This month Share Sleuth is spoilt for potential trades. Victrex, one of the most highly rated shares in Share Watch, is under-represented at 2.5% of the portfolio’s total value, whereas the share price of Judges Scientific has risen so much that the portfolio’s holding has grown to 8.5% of its total value, so it is over-represented.
This month, I have liquidated the Share Sleuth portfolio’s small holding of 434 shares in Colefax, raising £1,747 after a £10 deduction in lieu of broker fees. The share price, quoted by a broker, was 405p.
If you have read my contribution to Money Observer’s 40 tips for better investing, you will know I do not dwell on performance. However, it is not just Money Observer that is celebrating an anniversary this month. On 9 September, the Share Sleuth portfolio was 10 years old.
The last decade has not obviously been a propitious time to invest. The Share Sleuth portfolio was born towards the end of an 18-month-long contraction in the economy, the longest UK recession since quarterly figures on economic growth were first published in 1955.
This month, I have been agonising about something I am very bad at: selling a loser. Specifically, I have been torn between reason and sentiment, which is ironic because that is what System1, the company concerned, is all about.
Last month’s column ended with Portmeirion on the brink of expulsion from the Share Sleuth portfolio. I feared the company, which owns popular tableware brands including Portmeirion Botanic Garden, Spode Christmas Tree and Royal Worcester, might be drifting strategically.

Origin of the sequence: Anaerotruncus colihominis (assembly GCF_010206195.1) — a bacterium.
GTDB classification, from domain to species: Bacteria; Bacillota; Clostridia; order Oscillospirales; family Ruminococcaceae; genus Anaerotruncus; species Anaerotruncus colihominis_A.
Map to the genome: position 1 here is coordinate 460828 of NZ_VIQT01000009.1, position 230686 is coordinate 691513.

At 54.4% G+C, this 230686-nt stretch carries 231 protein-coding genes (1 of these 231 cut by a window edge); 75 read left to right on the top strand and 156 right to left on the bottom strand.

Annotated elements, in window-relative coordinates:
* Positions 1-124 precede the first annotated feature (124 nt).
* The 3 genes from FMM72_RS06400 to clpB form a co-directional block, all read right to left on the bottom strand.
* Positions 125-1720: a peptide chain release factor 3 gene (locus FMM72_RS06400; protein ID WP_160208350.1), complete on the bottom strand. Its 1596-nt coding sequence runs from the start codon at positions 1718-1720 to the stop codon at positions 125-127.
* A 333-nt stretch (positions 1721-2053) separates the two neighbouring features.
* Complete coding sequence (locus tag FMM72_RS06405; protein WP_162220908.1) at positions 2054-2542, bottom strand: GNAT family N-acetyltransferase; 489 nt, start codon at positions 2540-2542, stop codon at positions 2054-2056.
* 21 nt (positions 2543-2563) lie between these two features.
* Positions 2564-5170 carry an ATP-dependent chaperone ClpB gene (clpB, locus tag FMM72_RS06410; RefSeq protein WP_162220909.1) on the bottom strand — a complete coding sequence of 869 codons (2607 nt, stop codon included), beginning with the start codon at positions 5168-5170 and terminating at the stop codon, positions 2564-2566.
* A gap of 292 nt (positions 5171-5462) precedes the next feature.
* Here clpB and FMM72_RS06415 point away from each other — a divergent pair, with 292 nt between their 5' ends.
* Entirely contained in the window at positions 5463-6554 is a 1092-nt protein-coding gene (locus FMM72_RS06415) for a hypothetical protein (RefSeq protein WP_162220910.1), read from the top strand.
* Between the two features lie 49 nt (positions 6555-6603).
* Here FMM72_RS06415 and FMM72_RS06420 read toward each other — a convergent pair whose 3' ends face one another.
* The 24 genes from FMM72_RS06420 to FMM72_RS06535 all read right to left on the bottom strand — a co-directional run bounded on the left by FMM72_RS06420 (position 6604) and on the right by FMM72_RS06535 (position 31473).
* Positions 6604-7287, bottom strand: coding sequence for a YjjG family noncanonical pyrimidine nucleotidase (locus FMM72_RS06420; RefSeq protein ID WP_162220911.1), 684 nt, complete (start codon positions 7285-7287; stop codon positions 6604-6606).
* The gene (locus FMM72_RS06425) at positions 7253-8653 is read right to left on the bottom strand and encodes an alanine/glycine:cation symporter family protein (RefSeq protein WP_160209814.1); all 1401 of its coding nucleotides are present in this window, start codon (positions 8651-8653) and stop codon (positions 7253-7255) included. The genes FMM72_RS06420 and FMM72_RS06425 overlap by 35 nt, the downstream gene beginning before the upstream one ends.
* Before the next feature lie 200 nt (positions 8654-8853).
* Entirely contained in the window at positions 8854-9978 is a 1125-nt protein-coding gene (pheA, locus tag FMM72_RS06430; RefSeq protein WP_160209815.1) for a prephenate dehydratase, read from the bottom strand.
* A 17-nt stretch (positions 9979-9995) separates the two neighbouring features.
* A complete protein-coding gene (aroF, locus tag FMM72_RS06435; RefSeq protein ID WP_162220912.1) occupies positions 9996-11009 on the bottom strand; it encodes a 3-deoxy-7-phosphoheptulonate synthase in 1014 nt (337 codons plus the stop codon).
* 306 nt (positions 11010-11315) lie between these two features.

News that Science has acquired 9% of Frontier Smart Technologies has sealed the former company’s fate as far as the Share Sleuth portfolio is concerned. On 28 May, I liquidated the shareholding.
This month, I have added RM, a company I profiled in the May issue’s Share Watch pages, to the Share Sleuth portfolio. I was cautious about it back then, but digging into its history has emboldened me.
RM supplies schools with equipment and IT, and examination boards with e-marking software. These businesses are not obviously natural bedfellows, which means the company is complex and has to do lots of things well – one reason for my caution.
This month, I have refrained from trading, although I might have added shares in Anpario had I realised the portfolio had enough cash to add a small holding. The company briefly strayed into value territory and now sits right on the cusp by my estimation. Like Porvair, Anpario has been on my watch list for many years.
In what must be the most active start to a year in Share Sleuth’s near 10-year history, I have traded for a third time in 2019, swapping a fraction of the portfolio’s holding in Solid State for a small shareholding in Quartix.
Following on from last month’s trades, I have again removed or reduced my holding in two of the portfolio’s shares in order to increase or add holdings in two others.